Paying to have your beer on tap in a bar, shelling out money to ensure space in a refrigerator or even giving extra inventory or equipment to a restaurant or pub to earn favor and discriminate against other beer brands is downright wrong. It’s called pay-to-play, and unfortunately, it’s not that uncommon. In fact, in Boston, it’s just considered good business. While the three-tier system is supposedly a safeguard against illegal practices from the alcohol makers themselves, the business model is still open to plenty of abuse — by macro-focused beverage wholesalers, by craft beer distributors and by the bars and restaurants actually selling the suds to the public.
Last Friday, the Massachusetts Alcoholic Beverages Control Commission was set to hand down a big 90-day license suspension to a beer distributor that paid Boston bars tens of thousands of dollars to carry its beers and stiff the competition. And what was the name of said wholesaler?
The Craft Brewers Guild (which shadily sounds like an association to us, not a distributor).
According to an excellent article from the Boston Globe:
At a hearing in September, Craft Brewers Guild admitted to state regulators that it had engaged in so-called pay-to-play, giving bars between $1,000 and $2,000 annually for each tap handle they dedicated to a beer distributed by the Everett-based company. However, its attorneys argued that the little-enforced ban on pay-to-play is legally invalid because of long-ago changes to the state’s byzantine alcohol regulations.
Pay-to-play is providing compensation (either monetary or goods in excess of a certain value) to establishments in order to secure the right to serve alcoholic beverages, most often to the exclusion of competitors. That practice is illegal under Federal Alcohol and Tobacco Tax and Trade Bureau (TTB) laws. In essence, an illegal monopoly is created as the larger producers and distributors are the ones accused of being willing and able to provide these payments to keep startup companies out of lucrative establishments. Massachusetts and Boston specifically have a long history with pay-to-play practices. We made a big to-do about it and the Massachusetts Alcoholic Beverages Control Commission specifically back in 2014. People paid attention, but then (as evidenced by the case above) things went back to normal. From that article two years ago, which seems eerily similar:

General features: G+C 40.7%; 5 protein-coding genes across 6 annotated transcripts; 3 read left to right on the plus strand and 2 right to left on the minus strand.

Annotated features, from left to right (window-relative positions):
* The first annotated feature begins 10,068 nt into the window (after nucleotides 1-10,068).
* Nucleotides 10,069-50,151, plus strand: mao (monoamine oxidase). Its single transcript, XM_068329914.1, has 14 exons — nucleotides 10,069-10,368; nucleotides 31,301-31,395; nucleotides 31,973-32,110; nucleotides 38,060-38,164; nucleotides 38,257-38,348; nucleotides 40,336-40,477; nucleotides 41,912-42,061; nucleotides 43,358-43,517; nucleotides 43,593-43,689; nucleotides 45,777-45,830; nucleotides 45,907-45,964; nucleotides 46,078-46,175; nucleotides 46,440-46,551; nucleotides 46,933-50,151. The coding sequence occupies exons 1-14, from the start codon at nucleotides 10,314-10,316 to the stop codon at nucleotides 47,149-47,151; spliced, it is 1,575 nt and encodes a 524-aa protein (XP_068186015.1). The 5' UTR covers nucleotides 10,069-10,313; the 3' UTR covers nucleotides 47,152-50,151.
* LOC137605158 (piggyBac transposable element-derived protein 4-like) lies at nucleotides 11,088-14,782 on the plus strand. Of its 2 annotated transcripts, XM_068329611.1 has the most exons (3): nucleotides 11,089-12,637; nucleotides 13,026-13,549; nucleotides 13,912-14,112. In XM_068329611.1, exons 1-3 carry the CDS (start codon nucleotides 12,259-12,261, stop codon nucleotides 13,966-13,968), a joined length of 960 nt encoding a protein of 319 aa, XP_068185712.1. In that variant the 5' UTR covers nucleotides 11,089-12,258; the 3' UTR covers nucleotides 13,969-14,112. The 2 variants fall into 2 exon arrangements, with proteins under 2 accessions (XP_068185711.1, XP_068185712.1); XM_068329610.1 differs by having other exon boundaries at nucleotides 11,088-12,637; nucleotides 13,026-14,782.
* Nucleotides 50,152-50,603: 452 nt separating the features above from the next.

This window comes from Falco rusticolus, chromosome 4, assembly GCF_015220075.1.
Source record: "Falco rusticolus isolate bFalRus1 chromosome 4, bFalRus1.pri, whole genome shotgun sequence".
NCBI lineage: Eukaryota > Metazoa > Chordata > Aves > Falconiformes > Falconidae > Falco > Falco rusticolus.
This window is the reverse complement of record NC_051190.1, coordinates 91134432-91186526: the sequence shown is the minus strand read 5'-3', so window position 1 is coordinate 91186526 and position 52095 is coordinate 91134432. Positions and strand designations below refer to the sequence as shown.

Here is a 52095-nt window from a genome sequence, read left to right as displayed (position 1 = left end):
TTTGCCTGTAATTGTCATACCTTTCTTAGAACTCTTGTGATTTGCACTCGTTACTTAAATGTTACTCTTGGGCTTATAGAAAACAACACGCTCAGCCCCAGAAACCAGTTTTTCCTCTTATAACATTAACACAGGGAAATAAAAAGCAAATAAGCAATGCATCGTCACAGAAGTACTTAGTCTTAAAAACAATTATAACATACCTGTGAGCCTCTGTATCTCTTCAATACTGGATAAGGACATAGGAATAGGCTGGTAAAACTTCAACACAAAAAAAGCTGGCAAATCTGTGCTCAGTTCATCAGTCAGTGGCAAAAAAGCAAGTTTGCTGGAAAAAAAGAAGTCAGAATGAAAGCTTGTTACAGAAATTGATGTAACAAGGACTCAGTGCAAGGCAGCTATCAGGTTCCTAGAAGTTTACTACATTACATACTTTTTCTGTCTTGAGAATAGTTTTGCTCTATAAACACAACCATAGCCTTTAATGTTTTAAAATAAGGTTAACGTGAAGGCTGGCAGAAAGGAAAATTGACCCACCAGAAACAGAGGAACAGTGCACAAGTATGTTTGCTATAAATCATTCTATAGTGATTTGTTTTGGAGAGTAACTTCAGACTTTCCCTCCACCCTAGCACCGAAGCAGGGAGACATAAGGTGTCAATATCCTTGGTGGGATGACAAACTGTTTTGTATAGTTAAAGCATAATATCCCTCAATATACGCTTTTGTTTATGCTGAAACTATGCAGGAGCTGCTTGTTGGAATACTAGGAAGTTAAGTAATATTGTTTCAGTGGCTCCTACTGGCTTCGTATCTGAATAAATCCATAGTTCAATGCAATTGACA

While these actions are illegal, some remain skeptical that the Massachusetts Alcoholic Beverages Control Commission (ABCC) investigation will lead to any significant changes in the industry. The recent allegations and rumors flying around the internet claim that this is a widespread practice; however, past formal complaints to the ABCC have been limited and the issuance of violations for offenses has been non-existent. This could mean one of two things: Either the practice is not as widespread as some would believe or proving a violation of the regulations is very difficult. The ABCC, similar to many state regulatory bodies, does not have adequate resources (14 investigators who both review the license applications and conduct investigations into violations by licensees) to conduct major investigations into actions that do not deal directly with public safety or affect the general public. Additionally, “pay-to-play” allegations usually involve a private arrangement between the individual providing the unlawful compensation and the individual accepting it, neither of whom would be willing to admit wrongdoing.
Basically, it’s hard to catch someone doing this, especially when resources are limited and big money is greasing palms. According to the Boston Globe article above, the Craft Brewers Guild spent “approximately $120,000 to pay kickbacks to 12 retail licensees throughout the Boston area and went to great lengths to hide its knowingly unlawful conduct.” The Craft Brewers Guild LLC is a subsidiary of the Sheehan Family Co., a multi-state beer wholesaler headquartered in Massachusetts. Yep, multi-state. So we’ll just assume it’s a national problem and not just a Boston or a Sheehan Family Co. problem. When it came to craft beer, the Craft Brewers Guild sold major indie brands like Yuengling, Lagunitas Brewing Co. and Wachusett Brewing Co., and as you might expect, “The Guild” was notably unhappy with the final decision. To the Boston Globe:
“We are disappointed in the decision that was handed down by the ABCC,” a spokesman [for the Craft Brewers Guild] wrote. “We are currently evaluating all our available options.”
The company has the option to pay a fine equal to 90 days of revenues instead of shutting down for the same period — an amount that probably would total millions of dollars. It could also appeal the ABCC ruling in state court, where a judge could uphold the punishment, reduce it, overturn it or send the matter back to the commissioners for a rehearing.
Just remember: It’s not just big money that can be considered pay-to-play. Free beer equipment, extra inventory and unlawful agreements of all sorts fall in the same category. Let us recount the story from co-owner of Idle Hands Craft Ales LLC Chris Tkach from this excellent article via Chris Crowell:
Tkach said his company has never paid to have his beer stocked, or was asked to. However, Tkach recounted an incident this year where a bar manager in Waltham said he had no room to stock Idle Hands because a distributor of competing beers had provided free keg equipment in exchange for reserving more tap handles.
“I asked if we could continue to be on tap, and the bar manager said, ‘No, this distributor bought all new [equipment] for us, and we have to dedicate those lines to them,’” said Tkach, who declined to name the bar.